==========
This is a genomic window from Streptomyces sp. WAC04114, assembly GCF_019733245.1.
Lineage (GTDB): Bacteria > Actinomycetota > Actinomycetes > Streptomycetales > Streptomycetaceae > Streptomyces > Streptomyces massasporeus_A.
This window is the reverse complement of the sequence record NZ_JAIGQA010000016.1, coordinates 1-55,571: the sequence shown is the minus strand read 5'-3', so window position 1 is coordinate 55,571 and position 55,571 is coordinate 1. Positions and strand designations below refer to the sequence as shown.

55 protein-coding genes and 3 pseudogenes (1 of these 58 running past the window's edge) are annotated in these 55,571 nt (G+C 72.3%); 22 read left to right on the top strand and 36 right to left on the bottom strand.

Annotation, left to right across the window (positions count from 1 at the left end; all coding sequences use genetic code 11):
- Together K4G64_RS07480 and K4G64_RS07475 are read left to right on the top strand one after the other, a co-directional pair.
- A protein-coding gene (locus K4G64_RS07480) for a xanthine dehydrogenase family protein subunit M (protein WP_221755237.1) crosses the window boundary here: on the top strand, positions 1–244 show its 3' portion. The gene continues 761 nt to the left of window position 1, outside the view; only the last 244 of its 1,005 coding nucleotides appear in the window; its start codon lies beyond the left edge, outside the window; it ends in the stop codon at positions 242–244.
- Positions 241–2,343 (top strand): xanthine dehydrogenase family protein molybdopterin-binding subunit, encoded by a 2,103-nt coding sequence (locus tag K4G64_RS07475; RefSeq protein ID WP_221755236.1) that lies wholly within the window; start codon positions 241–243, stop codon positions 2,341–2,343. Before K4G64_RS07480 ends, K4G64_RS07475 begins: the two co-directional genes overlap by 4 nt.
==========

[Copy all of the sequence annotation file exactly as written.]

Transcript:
This is a genomic window from Streptomyces sp. WAC04114, assembly GCF_019733245.1.
Lineage (GTDB): Bacteria > Actinomycetota > Actinomycetes > Streptomycetales > Streptomycetaceae > Streptomyces > Streptomyces massasporeus_A.
This window is the reverse complement of the sequence record NZ_JAIGQA010000016.1, coordinates 1-55,571: the sequence shown is the minus strand read 5'-3', so window position 1 is coordinate 55,571 and position 55,571 is coordinate 1. Positions and strand designations below refer to the sequence as shown.

55 protein-coding genes and 3 pseudogenes (1 of these 58 running past the window's edge) are annotated in these 55,571 nt (G+C 72.3%); 22 read left to right on the top strand and 36 right to left on the bottom strand.

Annotation, left to right across the window (positions count from 1 at the left end; all coding sequences use genetic code 11):
- Together K4G64_RS07480 and K4G64_RS07475 are read left to right on the top strand one after the other, a co-directional pair.
- A protein-coding gene (locus K4G64_RS07480) for a xanthine dehydrogenase family protein subunit M (protein WP_221755237.1) crosses the window boundary here: on the top strand, positions 1–244 show its 3' portion. The gene continues 761 nt to the left of window position 1, outside the view; only the last 244 of its 1,005 coding nucleotides appear in the window; its start codon lies beyond the left edge, outside the window; it ends in the stop codon at positions 242–244.
- Positions 241–2,343 (top strand): xanthine dehydrogenase family protein molybdopterin-binding subunit, encoded by a 2,103-nt coding sequence (locus tag K4G64_RS07475; RefSeq protein ID WP_221755236.1) that lies wholly within the window; start codon positions 241–243, stop codon positions 2,341–2,343. Before K4G64_RS07480 ends, K4G64_RS07475 begins: the two co-directional genes overlap by 4 nt.